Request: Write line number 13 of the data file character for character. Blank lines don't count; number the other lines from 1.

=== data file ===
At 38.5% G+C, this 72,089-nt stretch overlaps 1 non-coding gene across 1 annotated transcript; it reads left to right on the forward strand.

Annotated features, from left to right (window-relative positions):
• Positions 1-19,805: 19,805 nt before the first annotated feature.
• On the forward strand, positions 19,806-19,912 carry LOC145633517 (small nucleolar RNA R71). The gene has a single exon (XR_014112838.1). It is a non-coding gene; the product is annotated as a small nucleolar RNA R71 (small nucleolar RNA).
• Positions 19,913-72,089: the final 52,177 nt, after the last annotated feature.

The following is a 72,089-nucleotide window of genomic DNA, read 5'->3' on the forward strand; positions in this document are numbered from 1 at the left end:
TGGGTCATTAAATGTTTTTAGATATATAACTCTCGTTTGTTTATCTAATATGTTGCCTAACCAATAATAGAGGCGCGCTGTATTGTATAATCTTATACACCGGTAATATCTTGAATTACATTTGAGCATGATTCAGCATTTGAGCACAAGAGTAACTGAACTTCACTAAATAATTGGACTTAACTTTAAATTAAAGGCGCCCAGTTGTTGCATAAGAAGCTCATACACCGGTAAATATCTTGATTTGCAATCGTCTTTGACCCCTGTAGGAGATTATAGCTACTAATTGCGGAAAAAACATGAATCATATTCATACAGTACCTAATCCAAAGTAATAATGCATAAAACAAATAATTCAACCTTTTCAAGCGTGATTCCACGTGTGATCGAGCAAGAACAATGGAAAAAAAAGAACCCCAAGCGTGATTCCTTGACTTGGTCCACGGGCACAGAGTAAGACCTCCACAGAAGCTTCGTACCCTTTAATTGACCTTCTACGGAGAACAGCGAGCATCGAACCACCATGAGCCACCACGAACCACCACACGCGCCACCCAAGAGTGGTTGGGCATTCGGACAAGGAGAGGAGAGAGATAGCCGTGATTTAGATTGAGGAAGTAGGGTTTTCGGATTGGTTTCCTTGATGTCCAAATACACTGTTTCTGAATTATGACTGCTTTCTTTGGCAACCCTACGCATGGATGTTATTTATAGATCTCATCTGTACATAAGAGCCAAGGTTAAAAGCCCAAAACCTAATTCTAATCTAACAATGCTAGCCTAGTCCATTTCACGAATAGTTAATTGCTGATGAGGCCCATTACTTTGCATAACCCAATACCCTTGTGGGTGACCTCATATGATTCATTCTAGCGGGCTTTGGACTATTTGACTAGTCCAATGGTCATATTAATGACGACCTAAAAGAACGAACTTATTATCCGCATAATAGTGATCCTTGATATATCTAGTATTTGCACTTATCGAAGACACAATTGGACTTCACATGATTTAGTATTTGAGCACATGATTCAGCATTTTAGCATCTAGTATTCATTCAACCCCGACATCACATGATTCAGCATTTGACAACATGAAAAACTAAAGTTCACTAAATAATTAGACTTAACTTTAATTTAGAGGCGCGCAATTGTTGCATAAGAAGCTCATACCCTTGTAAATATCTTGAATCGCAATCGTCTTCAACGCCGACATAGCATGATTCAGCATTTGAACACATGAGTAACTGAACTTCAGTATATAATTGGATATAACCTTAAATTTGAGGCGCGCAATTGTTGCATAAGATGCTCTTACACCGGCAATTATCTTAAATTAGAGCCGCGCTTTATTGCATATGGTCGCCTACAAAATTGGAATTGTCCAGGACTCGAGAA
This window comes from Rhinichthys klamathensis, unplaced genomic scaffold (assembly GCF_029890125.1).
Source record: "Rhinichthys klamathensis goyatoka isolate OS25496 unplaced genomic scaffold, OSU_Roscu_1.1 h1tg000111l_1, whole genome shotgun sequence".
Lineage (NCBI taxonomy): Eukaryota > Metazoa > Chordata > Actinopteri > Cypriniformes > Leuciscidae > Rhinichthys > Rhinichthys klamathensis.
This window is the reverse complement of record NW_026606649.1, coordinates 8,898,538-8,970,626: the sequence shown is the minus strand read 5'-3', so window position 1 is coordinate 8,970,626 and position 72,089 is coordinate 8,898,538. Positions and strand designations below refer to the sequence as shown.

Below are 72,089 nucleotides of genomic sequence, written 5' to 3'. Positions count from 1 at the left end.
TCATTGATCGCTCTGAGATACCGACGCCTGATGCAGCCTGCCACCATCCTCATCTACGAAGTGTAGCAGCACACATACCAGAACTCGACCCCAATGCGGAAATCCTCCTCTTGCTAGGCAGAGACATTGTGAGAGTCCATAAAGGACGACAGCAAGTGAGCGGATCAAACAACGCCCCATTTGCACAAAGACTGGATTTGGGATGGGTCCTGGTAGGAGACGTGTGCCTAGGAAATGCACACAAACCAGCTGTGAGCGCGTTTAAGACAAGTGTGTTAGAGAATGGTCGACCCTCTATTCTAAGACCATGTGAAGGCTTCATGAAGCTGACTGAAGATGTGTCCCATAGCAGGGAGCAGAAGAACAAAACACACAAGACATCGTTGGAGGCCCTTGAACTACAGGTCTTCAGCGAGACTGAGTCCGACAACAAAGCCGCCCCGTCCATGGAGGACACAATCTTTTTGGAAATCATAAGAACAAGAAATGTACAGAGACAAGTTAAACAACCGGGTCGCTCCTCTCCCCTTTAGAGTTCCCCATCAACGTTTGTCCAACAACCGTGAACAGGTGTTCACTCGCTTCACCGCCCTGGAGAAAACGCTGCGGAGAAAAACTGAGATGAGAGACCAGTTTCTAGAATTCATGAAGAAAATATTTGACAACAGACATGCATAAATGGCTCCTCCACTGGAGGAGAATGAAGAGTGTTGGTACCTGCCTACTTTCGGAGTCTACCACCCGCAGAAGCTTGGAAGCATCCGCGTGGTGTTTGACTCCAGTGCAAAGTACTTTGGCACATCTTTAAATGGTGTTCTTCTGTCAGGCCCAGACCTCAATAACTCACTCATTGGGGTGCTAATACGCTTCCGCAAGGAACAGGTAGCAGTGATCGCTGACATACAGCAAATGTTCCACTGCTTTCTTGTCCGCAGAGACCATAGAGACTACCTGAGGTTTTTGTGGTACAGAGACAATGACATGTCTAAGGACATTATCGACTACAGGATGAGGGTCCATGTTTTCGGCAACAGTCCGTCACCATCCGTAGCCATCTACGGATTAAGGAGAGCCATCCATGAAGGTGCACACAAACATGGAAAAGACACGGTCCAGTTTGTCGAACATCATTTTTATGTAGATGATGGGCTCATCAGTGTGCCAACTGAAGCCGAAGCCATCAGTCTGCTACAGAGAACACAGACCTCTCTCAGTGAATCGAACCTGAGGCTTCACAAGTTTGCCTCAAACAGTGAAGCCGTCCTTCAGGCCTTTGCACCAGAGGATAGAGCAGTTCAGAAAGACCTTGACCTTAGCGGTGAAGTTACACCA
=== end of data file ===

TCATTGATCGCTCTGAGATACCGACGCCTGATGCAGCCTGCCACCATCCTCATCTACGAAGTGTAGCAGCACACATACCAGAACTCGACCCCAATGCGGAAATCCTCCTCTTGCTAGGCAGAGACATTGTGAGAGTCCATAAAGGACGACAGCAAGTGAGCGGATCAAACAACGCCCCATTTGCACAAAGACTGGATTTGGGATGGGTCCTGGTAGGAGACGTGTGCCTAGGAAATGCACACAAACCAGCTGTGAGCGCGTTTAAGACAAGTGTGTTAGAGAATGGTCGACCCTCTATTCTAAGACCATGTGAAGGCTTCATGAAGCTGACTGAAGATGTGTCCCATAGCAGGGAGCAGAAGAACAAAACACACAAGACATCGTTGGAGGCCCTTGAACTACAGGTCTTCAGCGAGACTGAGTCCGACAACAAAGCCGCCCCGTCCATGGAGGACACAATCTTTTTGGAAATCATAAGAACAAGAAATGTACAGAGACAAGTTAAACAACCGGGTCGCTCCTCTCCCCTTTAGAGTTCCCCATCAACGTTTGTCCAACAACCGTGAACAGGTGTTCACTCGCTTCACCGCCCTGGAGAAAACGCTGCGGAGAAAAACTGAGATGAGAGACCAGTTTCTAGAATTCATGAAGAAAATATTTGACAACAGACATGCATAAATGGCTCCTCCACTGGAGGAGAATGAAGAGTGTTGGTACCTGCCTACTTTCGGAGTCTACCACCCGCAGAAGCTTGGAAGCATCCGCGTGGTGTTTGACTCCAGTGCAAAGTACTTTGGCACATCTTTAAATGGTGTTCTTCTGTCAGGCCCAGACCTCAATAACTCACTCATTGGGGTGCTAATACGCTTCCGCAAGGAACAGGTAGCAGTGATCGCTGACATACAGCAAATGTTCCACTGCTTTCTTGTCCGCAGAGACCATAGAGACTACCTGAGGTTTTTGTGGTACAGAGACAATGACATGTCTAAGGACATTATCGACTACAGGATGAGGGTCCATGTTTTCGGCAACAGTCCGTCACCATCCGTAGCCATCTACGGATTAAGGAGAGCCATCCATGAAGGTGCACACAAACATGGAAAAGACACGGTCCAGTTTGTCGAACATCATTTTTATGTAGATGATGGGCTCATCAGTGTGCCAACTGAAGCCGAAGCCATCAGTCTGCTACAGAGAACACAGACCTCTCTCAGTGAATCGAACCTGAGGCTTCACAAGTTTGCCTCAAACAGTGAAGCCGTCCTTCAGGCCTTTGCACCAGAGGATAGAGCAGTTCAGAAAGACCTTGACCTTAGCGGTGAAGTTACACCA